Animal Language Translators Could Become a Reality, But How Useful Would They Be?
If you’ve ever had a pet or even just interacted with an animal in general, then you almost certainly talked to it on instinct. It’s not something to be ashamed of; humans have a natural tendency to anthropomorphize animals, and we can only keep our thoughts to ourselves for so long before we inevitably express our love to them.
But unless you’re talking to, say, a parrot, that animal will never say “I love you” back. It may be able to reciprocate that love in its own unique way, but it will never be able to convey it using the words we know. And even if a parrot specifically says “I love you,” it’s not because it knows what those words mean. Language as we understand it is a purely human gift, and so a communication barrier will unfortunately always exist between us and the rest of the animal kingdom.
Animals may not be able to understand human language, but would it be possible for us to understand theirs? This is an idea that has gained a fair bit of traction within the scientific community, and believe it or not, some actually think it is possible.
Improving Interspecies Communication
Specifically, scientists believe that the AI machine learning technology we use for language translation services like Google Translate could eventually be used to translate animal languages to our own. It’s an ambitious goal, and one that many may be skeptical of, but proponents of this research think it could theoretically allow us to finally understand animals’ thought processes beyond the surface level.
Through the use of neural networks, Google Translate and other services like it, take note of “general principles of grammar and usage” found in numerous example sentences and use those principles to translate all kinds of phrases and sentences, even those that the system sees for the first time. The animal language translation systems that scientists are currently developing aim to build on these algorithms so that they recognize the speech patterns of specific animal species.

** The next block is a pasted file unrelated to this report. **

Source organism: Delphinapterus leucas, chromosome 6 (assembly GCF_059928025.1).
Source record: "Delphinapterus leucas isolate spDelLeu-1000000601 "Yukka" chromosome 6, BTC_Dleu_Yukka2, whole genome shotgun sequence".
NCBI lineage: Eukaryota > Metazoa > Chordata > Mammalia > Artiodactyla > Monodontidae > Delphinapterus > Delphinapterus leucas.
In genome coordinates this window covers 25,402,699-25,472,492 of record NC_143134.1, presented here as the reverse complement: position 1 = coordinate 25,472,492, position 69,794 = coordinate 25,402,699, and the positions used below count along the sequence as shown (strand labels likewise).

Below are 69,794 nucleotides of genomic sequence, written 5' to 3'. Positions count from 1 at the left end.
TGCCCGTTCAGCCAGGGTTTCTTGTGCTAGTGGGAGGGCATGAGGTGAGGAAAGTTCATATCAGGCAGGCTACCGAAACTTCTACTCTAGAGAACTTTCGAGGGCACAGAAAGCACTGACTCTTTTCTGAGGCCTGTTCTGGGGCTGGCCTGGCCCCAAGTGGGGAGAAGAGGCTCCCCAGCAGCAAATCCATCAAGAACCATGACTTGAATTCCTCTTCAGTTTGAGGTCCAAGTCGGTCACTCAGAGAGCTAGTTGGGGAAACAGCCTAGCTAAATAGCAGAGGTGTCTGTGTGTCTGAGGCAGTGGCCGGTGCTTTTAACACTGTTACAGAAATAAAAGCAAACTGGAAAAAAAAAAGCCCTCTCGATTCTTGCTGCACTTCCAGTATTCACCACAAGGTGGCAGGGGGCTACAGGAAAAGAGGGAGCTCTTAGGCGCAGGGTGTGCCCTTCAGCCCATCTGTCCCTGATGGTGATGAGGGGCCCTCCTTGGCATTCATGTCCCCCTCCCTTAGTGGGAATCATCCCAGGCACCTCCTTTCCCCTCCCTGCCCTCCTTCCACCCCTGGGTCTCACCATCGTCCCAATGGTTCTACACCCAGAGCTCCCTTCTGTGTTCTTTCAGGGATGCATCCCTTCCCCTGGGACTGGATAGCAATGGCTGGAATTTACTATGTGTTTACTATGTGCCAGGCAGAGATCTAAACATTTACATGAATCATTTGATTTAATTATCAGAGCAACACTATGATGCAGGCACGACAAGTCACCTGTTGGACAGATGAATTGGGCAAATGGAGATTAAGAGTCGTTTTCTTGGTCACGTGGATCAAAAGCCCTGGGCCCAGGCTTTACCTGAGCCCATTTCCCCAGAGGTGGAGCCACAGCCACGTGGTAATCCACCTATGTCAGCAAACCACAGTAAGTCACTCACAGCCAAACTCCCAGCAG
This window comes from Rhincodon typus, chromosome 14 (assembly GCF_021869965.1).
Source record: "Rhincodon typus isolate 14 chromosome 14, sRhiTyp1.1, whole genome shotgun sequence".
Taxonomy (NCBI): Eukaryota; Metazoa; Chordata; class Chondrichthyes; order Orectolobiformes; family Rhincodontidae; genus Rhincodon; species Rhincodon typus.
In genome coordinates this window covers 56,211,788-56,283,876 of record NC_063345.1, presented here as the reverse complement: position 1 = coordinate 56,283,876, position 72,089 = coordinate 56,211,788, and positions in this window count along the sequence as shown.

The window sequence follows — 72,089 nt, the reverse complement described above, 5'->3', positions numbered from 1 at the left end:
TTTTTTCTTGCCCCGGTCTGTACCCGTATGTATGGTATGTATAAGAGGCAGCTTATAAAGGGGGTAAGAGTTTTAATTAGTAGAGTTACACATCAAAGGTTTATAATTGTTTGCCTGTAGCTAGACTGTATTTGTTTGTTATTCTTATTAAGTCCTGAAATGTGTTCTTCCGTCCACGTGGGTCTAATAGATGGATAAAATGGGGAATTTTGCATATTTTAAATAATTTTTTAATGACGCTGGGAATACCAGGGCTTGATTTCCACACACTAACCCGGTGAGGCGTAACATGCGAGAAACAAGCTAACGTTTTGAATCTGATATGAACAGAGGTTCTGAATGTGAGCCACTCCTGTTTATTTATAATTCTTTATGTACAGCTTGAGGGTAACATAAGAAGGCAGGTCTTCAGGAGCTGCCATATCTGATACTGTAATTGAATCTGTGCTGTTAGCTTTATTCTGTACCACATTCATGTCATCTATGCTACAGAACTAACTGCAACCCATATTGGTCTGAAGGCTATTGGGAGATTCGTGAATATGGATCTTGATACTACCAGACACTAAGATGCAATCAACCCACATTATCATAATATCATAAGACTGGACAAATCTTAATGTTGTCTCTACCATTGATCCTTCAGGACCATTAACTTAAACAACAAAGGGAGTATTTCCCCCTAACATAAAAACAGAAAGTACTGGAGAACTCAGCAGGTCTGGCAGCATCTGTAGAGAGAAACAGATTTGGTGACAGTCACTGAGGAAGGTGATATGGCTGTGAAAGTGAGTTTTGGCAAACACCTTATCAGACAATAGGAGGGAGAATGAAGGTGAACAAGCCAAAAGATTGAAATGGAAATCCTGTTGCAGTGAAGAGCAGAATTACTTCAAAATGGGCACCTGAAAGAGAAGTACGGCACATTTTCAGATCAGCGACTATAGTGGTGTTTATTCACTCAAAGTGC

One of these systems, which is being developed by Wild Dolphin Project founder Denise Herzing, is meant to specifically decipher the speech patterns of dolphins. These beloved creatures are often considered to be among the most intelligent animals on Earth, and they happen to utilize a complex combination of clicks, whistles, and other sounds to communicate with each other, one of the most apparent examples of a kind of language found in the animal kingdom. Factors like these make dolphins the perfect candidate for this kind of research.
This doesn’t mean that scientists are focusing on understanding dolphins above all else. In fact, efforts to develop AIs that recognize the communication methods of other animals have seen a surprising degree of progress. For instance, back in 2017, an AI managed to interpret the specific calls that marmosets make around 90% of the time. Additionally, that same year saw an AI that successfully determined when a sheep was in pain by analyzing images of its facial expressions.
Hold Your Horses
Despite these promising developments, we shouldn’t get too ahead of ourselves. Making AI that can decipher animals’ speech patterns is a gargantuan task, and it’s not guaranteed that we will be able to make a robust animal language translation system akin to Google Translate.
Part of what makes this area of study so difficult is the lack of consensus regarding animal communication. Although communication methods like the ones dolphins use may seem sophisticated enough to constitute a language, researchers remain divided on whether this is the case. Those who believe animals do not have languages argue that the signals animals use to communicate are entirely utilitarian in nature.